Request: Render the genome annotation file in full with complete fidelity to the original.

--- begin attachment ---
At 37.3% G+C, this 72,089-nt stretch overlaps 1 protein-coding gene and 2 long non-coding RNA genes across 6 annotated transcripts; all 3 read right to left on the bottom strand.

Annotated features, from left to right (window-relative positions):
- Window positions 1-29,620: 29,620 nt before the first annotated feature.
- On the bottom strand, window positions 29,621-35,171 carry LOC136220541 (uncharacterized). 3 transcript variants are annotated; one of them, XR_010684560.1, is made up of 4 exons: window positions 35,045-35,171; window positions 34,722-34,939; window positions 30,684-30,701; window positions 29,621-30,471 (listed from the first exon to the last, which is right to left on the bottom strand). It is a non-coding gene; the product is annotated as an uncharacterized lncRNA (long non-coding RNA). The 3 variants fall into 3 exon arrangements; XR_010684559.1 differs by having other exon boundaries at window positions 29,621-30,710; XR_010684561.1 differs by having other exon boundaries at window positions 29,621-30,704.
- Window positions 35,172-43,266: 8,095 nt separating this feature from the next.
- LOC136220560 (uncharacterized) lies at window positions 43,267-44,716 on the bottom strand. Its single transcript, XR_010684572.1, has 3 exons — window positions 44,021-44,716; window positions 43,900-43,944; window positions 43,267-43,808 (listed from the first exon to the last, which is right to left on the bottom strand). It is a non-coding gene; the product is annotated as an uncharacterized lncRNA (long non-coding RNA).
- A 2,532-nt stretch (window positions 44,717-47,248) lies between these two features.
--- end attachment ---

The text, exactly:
At 37.3% G+C, this 72,089-nt stretch overlaps 1 protein-coding gene and 2 long non-coding RNA genes across 6 annotated transcripts; all 3 read right to left on the bottom strand.

Annotated features, from left to right (window-relative positions):
- Window positions 1-29,620: 29,620 nt before the first annotated feature.
- On the bottom strand, window positions 29,621-35,171 carry LOC136220541 (uncharacterized). 3 transcript variants are annotated; one of them, XR_010684560.1, is made up of 4 exons: window positions 35,045-35,171; window positions 34,722-34,939; window positions 30,684-30,701; window positions 29,621-30,471 (listed from the first exon to the last, which is right to left on the bottom strand). It is a non-coding gene; the product is annotated as an uncharacterized lncRNA (long non-coding RNA). The 3 variants fall into 3 exon arrangements; XR_010684559.1 differs by having other exon boundaries at window positions 29,621-30,710; XR_010684561.1 differs by having other exon boundaries at window positions 29,621-30,704.
- Window positions 35,172-43,266: 8,095 nt separating this feature from the next.
- LOC136220560 (uncharacterized) lies at window positions 43,267-44,716 on the bottom strand. Its single transcript, XR_010684572.1, has 3 exons — window positions 44,021-44,716; window positions 43,900-43,944; window positions 43,267-43,808 (listed from the first exon to the last, which is right to left on the bottom strand). It is a non-coding gene; the product is annotated as an uncharacterized lncRNA (long non-coding RNA).
- A 2,532-nt stretch (window positions 44,717-47,248) lies between these two features.